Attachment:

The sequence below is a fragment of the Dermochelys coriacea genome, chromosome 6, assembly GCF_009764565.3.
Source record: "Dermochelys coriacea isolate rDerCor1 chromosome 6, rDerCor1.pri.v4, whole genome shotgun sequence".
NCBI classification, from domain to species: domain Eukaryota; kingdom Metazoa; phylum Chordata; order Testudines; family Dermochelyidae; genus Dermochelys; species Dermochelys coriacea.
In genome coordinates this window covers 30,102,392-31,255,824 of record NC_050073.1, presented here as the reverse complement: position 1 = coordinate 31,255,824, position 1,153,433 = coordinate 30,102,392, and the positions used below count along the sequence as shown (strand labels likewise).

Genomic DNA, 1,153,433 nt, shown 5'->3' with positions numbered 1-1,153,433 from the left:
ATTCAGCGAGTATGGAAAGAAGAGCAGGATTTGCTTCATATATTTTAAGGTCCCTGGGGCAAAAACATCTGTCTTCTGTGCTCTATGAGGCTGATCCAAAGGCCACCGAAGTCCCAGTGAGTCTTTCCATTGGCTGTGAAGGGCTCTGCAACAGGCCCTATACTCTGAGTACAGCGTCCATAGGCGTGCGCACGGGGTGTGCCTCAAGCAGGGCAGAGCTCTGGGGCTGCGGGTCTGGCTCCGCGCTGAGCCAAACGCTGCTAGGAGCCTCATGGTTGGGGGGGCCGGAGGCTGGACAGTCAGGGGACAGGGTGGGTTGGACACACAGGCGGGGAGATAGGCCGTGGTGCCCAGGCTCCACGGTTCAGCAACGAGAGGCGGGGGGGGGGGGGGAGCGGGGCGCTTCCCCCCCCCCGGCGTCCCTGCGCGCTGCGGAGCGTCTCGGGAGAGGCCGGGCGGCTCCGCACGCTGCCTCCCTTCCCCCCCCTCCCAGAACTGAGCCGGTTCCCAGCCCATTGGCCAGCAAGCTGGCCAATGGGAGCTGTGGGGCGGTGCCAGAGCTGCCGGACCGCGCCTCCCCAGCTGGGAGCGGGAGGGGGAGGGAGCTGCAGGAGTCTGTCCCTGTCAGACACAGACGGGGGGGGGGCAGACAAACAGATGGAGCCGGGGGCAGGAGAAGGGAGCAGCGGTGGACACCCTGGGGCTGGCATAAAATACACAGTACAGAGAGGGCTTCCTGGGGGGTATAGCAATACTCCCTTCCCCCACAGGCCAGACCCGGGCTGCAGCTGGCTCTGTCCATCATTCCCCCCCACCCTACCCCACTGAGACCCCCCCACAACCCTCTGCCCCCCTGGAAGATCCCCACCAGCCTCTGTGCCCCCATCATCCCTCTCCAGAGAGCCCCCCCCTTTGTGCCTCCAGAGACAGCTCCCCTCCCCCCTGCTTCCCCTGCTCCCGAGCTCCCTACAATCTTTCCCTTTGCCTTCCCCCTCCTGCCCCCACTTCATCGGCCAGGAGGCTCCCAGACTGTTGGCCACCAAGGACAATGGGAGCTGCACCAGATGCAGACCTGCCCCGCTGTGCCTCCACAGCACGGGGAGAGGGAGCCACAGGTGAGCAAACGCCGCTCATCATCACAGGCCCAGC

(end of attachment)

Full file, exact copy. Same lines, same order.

The sequence below is a fragment of the Dermochelys coriacea genome, chromosome 6, assembly GCF_009764565.3.
Source record: "Dermochelys coriacea isolate rDerCor1 chromosome 6, rDerCor1.pri.v4, whole genome shotgun sequence".
NCBI classification, from domain to species: domain Eukaryota; kingdom Metazoa; phylum Chordata; order Testudines; family Dermochelyidae; genus Dermochelys; species Dermochelys coriacea.
In genome coordinates this window covers 30,102,392-31,255,824 of record NC_050073.1, presented here as the reverse complement: position 1 = coordinate 31,255,824, position 1,153,433 = coordinate 30,102,392, and the positions used below count along the sequence as shown (strand labels likewise).

Genomic DNA, 1,153,433 nt, shown 5'->3' with positions numbered 1-1,153,433 from the left:
ATTCAGCGAGTATGGAAAGAAGAGCAGGATTTGCTTCATATATTTTAAGGTCCCTGGGGCAAAAACATCTGTCTTCTGTGCTCTATGAGGCTGATCCAAAGGCCACCGAAGTCCCAGTGAGTCTTTCCATTGGCTGTGAAGGGCTCTGCAACAGGCCCTATACTCTGAGTACAGCGTCCATAGGCGTGCGCACGGGGTGTGCCTCAAGCAGGGCAGAGCTCTGGGGCTGCGGGTCTGGCTCCGCGCTGAGCCAAACGCTGCTAGGAGCCTCATGGTTGGGGGGGCCGGAGGCTGGACAGTCAGGGGACAGGGTGGGTTGGACACACAGGCGGGGAGATAGGCCGTGGTGCCCAGGCTCCACGGTTCAGCAACGAGAGGCGGGGGGGGGGGGGGAGCGGGGCGCTTCCCCCCCCCCGGCGTCCCTGCGCGCTGCGGAGCGTCTCGGGAGAGGCCGGGCGGCTCCGCACGCTGCCTCCCTTCCCCCCCCTCCCAGAACTGAGCCGGTTCCCAGCCCATTGGCCAGCAAGCTGGCCAATGGGAGCTGTGGGGCGGTGCCAGAGCTGCCGGACCGCGCCTCCCCAGCTGGGAGCGGGAGGGGGAGGGAGCTGCAGGAGTCTGTCCCTGTCAGACACAGACGGGGGGGGGGCAGACAAACAGATGGAGCCGGGGGCAGGAGAAGGGAGCAGCGGTGGACACCCTGGGGCTGGCATAAAATACACAGTACAGAGAGGGCTTCCTGGGGGGTATAGCAATACTCCCTTCCCCCACAGGCCAGACCCGGGCTGCAGCTGGCTCTGTCCATCATTCCCCCCCACCCTACCCCACTGAGACCCCCCCACAACCCTCTGCCCCCCTGGAAGATCCCCACCAGCCTCTGTGCCCCCATCATCCCTCTCCAGAGAGCCCCCCCCTTTGTGCCTCCAGAGACAGCTCCCCTCCCCCCTGCTTCCCCTGCTCCCGAGCTCCCTACAATCTTTCCCTTTGCCTTCCCCCTCCTGCCCCCACTTCATCGGCCAGGAGGCTCCCAGACTGTTGGCCACCAAGGACAATGGGAGCTGCACCAGATGCAGACCTGCCCCGCTGTGCCTCCACAGCACGGGGAGAGGGAGCCACAGGTGAGCAAACGCCGCTCATCATCACAGGCCCAGC